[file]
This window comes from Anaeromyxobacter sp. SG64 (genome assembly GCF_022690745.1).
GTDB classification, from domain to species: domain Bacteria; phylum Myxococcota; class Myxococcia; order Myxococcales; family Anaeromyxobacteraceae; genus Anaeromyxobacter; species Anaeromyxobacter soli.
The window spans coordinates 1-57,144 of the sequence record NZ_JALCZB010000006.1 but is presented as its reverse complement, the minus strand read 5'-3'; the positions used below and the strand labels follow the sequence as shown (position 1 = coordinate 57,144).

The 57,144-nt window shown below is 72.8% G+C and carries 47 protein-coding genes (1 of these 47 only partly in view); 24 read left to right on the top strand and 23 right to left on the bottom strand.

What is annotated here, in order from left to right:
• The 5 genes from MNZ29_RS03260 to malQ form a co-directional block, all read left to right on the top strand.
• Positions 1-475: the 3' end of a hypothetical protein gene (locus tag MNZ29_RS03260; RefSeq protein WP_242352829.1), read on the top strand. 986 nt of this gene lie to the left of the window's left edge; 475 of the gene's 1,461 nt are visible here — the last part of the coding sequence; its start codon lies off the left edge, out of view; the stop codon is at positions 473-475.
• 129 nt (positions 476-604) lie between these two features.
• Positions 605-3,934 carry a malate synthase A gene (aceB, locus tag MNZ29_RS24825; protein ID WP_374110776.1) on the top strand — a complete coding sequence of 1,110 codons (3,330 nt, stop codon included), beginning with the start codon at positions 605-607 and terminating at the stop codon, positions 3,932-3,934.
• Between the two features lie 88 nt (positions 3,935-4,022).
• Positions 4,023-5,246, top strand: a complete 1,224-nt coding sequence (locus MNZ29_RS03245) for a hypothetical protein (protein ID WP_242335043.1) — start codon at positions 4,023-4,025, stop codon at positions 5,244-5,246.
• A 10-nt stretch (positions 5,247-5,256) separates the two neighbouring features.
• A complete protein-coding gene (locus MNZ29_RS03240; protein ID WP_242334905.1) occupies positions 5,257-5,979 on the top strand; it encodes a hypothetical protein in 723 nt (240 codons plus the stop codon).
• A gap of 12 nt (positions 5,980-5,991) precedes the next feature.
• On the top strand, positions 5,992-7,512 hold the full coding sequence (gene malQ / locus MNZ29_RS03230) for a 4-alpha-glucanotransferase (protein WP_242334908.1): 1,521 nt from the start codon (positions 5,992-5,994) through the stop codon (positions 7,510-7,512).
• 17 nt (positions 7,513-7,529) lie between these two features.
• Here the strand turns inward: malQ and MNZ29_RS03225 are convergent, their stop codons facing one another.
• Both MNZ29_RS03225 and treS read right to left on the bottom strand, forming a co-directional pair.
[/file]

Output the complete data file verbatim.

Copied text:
This window comes from Anaeromyxobacter sp. SG64 (genome assembly GCF_022690745.1).
GTDB classification, from domain to species: domain Bacteria; phylum Myxococcota; class Myxococcia; order Myxococcales; family Anaeromyxobacteraceae; genus Anaeromyxobacter; species Anaeromyxobacter soli.
The window spans coordinates 1-57,144 of the sequence record NZ_JALCZB010000006.1 but is presented as its reverse complement, the minus strand read 5'-3'; the positions used below and the strand labels follow the sequence as shown (position 1 = coordinate 57,144).

The 57,144-nt window shown below is 72.8% G+C and carries 47 protein-coding genes (1 of these 47 only partly in view); 24 read left to right on the top strand and 23 right to left on the bottom strand.

What is annotated here, in order from left to right:
• The 5 genes from MNZ29_RS03260 to malQ form a co-directional block, all read left to right on the top strand.
• Positions 1-475: the 3' end of a hypothetical protein gene (locus tag MNZ29_RS03260; RefSeq protein WP_242352829.1), read on the top strand. 986 nt of this gene lie to the left of the window's left edge; 475 of the gene's 1,461 nt are visible here — the last part of the coding sequence; its start codon lies off the left edge, out of view; the stop codon is at positions 473-475.
• 129 nt (positions 476-604) lie between these two features.
• Positions 605-3,934 carry a malate synthase A gene (aceB, locus tag MNZ29_RS24825; protein ID WP_374110776.1) on the top strand — a complete coding sequence of 1,110 codons (3,330 nt, stop codon included), beginning with the start codon at positions 605-607 and terminating at the stop codon, positions 3,932-3,934.
• Between the two features lie 88 nt (positions 3,935-4,022).
• Positions 4,023-5,246, top strand: a complete 1,224-nt coding sequence (locus MNZ29_RS03245) for a hypothetical protein (protein ID WP_242335043.1) — start codon at positions 4,023-4,025, stop codon at positions 5,244-5,246.
• A 10-nt stretch (positions 5,247-5,256) separates the two neighbouring features.
• A complete protein-coding gene (locus MNZ29_RS03240; protein ID WP_242334905.1) occupies positions 5,257-5,979 on the top strand; it encodes a hypothetical protein in 723 nt (240 codons plus the stop codon).
• A gap of 12 nt (positions 5,980-5,991) precedes the next feature.
• On the top strand, positions 5,992-7,512 hold the full coding sequence (gene malQ / locus MNZ29_RS03230) for a 4-alpha-glucanotransferase (protein WP_242334908.1): 1,521 nt from the start codon (positions 5,992-5,994) through the stop codon (positions 7,510-7,512).
• 17 nt (positions 7,513-7,529) lie between these two features.
• Here the strand turns inward: malQ and MNZ29_RS03225 are convergent, their stop codons facing one another.
• Both MNZ29_RS03225 and treS read right to left on the bottom strand, forming a co-directional pair.